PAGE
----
For Races on the Water, These Yachts Have Pit Crews

by Pelican Press
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It takes a small army, not a navy, to keep Maxi yachts performing, race after race. More precisely, it takes an army corps of engineers.

The team behind the American yacht Bella Mente intends to start the Maxi Yacht Rolex Cup, which begins on Monday, with two carbon-specialist boat builders standing by. Each is capable of repairing major damage. One is a full-time employee; the other is recruited for practice and for the races at the Yacht Club Costa Smeralda in Porto Cervo, Sardinia.

For shore support, add a sailmaker. Add a hydraulics expert. Add multiple “utilitarian guys who can do anything,” as described by the project manager and team director, Rob Ouellette.

Add a driver for the sizable and fast chase boat that will accompany the yacht around the course each day. Add a coach who will ride along to video maneuvers for review in the daily debrief, while also keeping an eye out for insights into how other boats are performing. Also riding along: a repair kit, engine spares, first aid, oxygen and a defibrillator.

Ashore there is a chef, and there are chef’s helpers. They will work long hours in the rented crew houses. Between sailors and the shore team, there are 30 mouths to feed three times a day, Ouellette said: “We go through a lot of calories.” He might have mentioned that the average size of a person on a Maxi crew is big, very big.

Include also the sailing crew themselves. Each brings expertise. Sail trimmers will consult the sailmaker after each race day regarding adjustments or repairs. The 10 grinders, who spin winch handles at the behest of the trimmers, will break the winches apart after races and inspect and repair the gears, Ouellette said: “The grinders ‘own’ everything mechanical.

“The shore crew has long days, but there is so much to go through, they would never get it done on their own,” he said. “There is no line where responsibility ends or begins. Anything you trashed today is yours to make ready for tomorrow.”

Even if it takes working until tomorrow. The ethic is no different from what you find in the pit crews of high-end auto racing, but more members of a sailing team get time on the course.

Bella Mente, 74 feet, is the fourth boat of that name for the businessman Hap Fauth, who is also a principal backer of the New York Yacht Club’s challenge for the America’s Cup, American Magic.

About leading the team to Porto Cervo, Ouellette said, “It’s a lovely place to sail, but there are not a lot of services. We will have three 40-foot containers, and with them all the resources to do anything we need. One container is for sail repair and sail storage. One is a composites shop, and one is a machine shop. You need that to race at this level.”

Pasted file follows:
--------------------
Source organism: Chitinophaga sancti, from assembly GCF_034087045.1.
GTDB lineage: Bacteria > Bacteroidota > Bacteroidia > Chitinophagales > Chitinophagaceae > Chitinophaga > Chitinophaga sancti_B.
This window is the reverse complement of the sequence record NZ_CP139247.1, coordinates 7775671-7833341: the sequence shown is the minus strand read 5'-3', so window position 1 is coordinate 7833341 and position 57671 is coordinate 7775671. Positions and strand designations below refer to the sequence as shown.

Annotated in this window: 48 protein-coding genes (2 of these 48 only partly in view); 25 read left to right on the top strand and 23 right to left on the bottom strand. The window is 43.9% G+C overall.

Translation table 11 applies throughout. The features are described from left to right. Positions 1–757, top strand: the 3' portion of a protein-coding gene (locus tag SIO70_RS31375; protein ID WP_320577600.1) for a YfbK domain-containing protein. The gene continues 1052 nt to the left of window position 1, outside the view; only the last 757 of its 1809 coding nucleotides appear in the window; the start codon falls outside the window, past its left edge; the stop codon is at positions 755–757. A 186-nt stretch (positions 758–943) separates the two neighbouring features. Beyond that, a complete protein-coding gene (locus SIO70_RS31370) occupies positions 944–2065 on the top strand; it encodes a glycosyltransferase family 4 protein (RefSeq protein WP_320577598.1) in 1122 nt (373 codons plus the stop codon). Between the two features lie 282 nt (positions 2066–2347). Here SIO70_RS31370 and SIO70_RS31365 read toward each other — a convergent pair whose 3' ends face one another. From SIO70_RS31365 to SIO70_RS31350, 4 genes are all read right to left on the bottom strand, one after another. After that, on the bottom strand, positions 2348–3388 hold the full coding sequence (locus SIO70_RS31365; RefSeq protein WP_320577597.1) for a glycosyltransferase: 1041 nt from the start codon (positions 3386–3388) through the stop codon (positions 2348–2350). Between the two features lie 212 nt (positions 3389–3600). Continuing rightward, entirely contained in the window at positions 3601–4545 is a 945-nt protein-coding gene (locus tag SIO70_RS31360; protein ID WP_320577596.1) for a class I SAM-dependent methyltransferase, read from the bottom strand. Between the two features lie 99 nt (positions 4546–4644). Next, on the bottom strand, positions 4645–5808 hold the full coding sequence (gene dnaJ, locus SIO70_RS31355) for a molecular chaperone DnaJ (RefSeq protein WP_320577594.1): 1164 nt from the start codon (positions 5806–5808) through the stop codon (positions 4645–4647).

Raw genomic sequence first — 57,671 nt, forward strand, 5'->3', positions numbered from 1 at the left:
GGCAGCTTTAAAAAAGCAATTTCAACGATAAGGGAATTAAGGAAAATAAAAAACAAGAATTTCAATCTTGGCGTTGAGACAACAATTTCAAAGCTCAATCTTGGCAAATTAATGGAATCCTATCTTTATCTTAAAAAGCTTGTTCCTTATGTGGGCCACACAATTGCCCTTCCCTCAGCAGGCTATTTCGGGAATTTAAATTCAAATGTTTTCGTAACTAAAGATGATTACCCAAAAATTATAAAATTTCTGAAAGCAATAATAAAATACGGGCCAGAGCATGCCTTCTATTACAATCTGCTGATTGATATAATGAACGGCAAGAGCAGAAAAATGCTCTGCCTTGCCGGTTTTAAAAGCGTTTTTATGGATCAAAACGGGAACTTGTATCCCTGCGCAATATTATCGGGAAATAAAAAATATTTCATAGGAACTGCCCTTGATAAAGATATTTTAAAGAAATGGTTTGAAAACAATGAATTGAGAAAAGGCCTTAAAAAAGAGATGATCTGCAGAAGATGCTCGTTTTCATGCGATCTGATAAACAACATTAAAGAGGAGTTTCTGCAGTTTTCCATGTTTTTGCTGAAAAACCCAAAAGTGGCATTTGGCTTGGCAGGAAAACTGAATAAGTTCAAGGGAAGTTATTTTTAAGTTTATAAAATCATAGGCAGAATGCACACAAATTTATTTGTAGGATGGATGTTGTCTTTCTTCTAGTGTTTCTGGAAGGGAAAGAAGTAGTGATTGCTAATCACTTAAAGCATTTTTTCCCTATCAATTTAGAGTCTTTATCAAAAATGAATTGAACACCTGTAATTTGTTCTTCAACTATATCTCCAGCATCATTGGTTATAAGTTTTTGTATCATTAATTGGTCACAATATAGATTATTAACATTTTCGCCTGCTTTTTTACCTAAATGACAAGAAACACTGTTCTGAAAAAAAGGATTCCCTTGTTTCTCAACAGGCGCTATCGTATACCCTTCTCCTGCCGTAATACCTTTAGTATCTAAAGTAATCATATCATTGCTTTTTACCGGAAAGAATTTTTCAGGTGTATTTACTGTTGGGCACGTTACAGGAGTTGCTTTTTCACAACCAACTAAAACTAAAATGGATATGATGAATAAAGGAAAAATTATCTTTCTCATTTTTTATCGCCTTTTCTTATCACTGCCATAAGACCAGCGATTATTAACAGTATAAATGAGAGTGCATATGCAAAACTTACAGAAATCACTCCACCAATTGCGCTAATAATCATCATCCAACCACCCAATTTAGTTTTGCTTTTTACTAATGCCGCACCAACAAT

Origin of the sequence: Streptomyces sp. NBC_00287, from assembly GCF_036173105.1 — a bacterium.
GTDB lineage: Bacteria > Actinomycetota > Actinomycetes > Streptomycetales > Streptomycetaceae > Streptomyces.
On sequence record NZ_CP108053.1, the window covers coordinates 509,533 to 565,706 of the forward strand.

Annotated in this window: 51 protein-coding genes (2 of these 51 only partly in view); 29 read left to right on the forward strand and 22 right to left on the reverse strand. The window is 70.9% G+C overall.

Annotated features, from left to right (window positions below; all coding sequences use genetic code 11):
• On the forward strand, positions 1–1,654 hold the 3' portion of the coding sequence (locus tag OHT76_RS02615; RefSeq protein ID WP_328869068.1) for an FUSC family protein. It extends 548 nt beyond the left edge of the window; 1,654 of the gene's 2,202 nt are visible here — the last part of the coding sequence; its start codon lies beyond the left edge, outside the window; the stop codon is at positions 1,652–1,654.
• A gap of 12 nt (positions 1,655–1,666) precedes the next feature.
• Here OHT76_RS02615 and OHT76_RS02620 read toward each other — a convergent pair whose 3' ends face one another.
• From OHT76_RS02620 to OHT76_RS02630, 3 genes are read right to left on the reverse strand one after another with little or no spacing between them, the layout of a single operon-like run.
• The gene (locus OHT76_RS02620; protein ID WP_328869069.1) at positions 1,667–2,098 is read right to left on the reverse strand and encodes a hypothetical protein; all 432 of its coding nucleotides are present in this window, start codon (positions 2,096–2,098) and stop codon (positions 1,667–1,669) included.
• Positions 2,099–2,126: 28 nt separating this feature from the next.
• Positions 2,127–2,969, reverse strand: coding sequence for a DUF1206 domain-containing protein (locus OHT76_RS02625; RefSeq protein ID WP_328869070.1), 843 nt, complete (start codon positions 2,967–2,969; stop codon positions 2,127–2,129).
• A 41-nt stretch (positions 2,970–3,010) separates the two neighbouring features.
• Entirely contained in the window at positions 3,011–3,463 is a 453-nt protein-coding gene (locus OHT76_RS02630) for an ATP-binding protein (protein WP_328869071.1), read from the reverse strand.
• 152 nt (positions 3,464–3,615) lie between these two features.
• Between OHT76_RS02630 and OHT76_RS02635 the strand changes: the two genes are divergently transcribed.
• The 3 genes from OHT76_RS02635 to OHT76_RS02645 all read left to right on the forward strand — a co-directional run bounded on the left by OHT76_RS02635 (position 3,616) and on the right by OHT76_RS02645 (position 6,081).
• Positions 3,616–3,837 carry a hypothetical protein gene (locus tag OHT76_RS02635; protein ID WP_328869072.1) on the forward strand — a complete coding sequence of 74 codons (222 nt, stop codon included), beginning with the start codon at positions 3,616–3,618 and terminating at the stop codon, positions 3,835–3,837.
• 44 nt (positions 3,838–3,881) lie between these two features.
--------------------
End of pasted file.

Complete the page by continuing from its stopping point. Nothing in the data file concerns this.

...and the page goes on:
Vesper, last year’s winner of the Mini Maxi division, travels with two 40-foot containers. According to the project manager Ken Keefe, one container is devoted to sail storage and repair, with two heavy-duty sewing machines, and is occupied by a dedicated sailmaker.

That role supplements the sailmakers who participate in races.

“Our other container has a full mechanical workshop, including a lathe, drill press and a stock of spares for the parts most likely to fail,” Keefe said. “Most of the guys who sail on the boat can also work on the boat, but we bring in a hydraulics engineer to manage a winch system that is complicated — no more than it needs to be — but not robust. It needs constant attention and upgrading.”

Vesper will skip this regatta in favor of Caribbean races, but the many returning boats include Proteus in the Mini Maxi group. The man in charge of Proteus, Reggie Cole, described the program as being “as lean as they come in our fleet.” That translates to relying heavily on the sailing crew for maintenance, while bringing only two of the team’s three containers.

Proteus will have one boat builder standing by to repair, for example, a hole in the carbon hull in event of that collision that everyone fears.

“He’ll work through the night if need be,” Cole said, backed, of course, by members of the sail team. Cole added that the chase-boat driver does more than follow the races. The driver performs a critical role between races. With Proteus moored in the harbor and the containers on a pier, there is continual shuttling back and forth.

In the same Mini Maxi group, Sir Peter Ogden skins the cat differently by keeping things tight with his Jethou team and man for all seasons Stuart Branson, who said he had been with Sir Peter for 22 years. Branson manages logistics, arranges flights and hires the chefs.

Branson said his sailing crew was “self-sufficient.” “We come with two containers equipped with tools and parts and carbon resin,” he said. “Sail repair is us. We’re a tight group of 16, and we can fix just about anything.”

One might expect to find the biggest shore teams working for the biggest boats, the classic and classic-replica giants of the J Class. However, they are more like the tight Jethou squad.

Peter Holmberg, an Olympic silver medalist and the helmsman for the 140-foot Topaz, said that while Js have their container villages, “The permanent crew is essentially the shore team. There will be a captain, first mate, bosun, chef and stew working on the boat year-round and contracting outside work as needed. Once racing starts, the entire crew of sailors becomes the shore team because they are, in their full-time professions, riggers, sailmakers, carbonologists. They are there to exercise all their skills before the race, in the race and after. Whatever it takes.”

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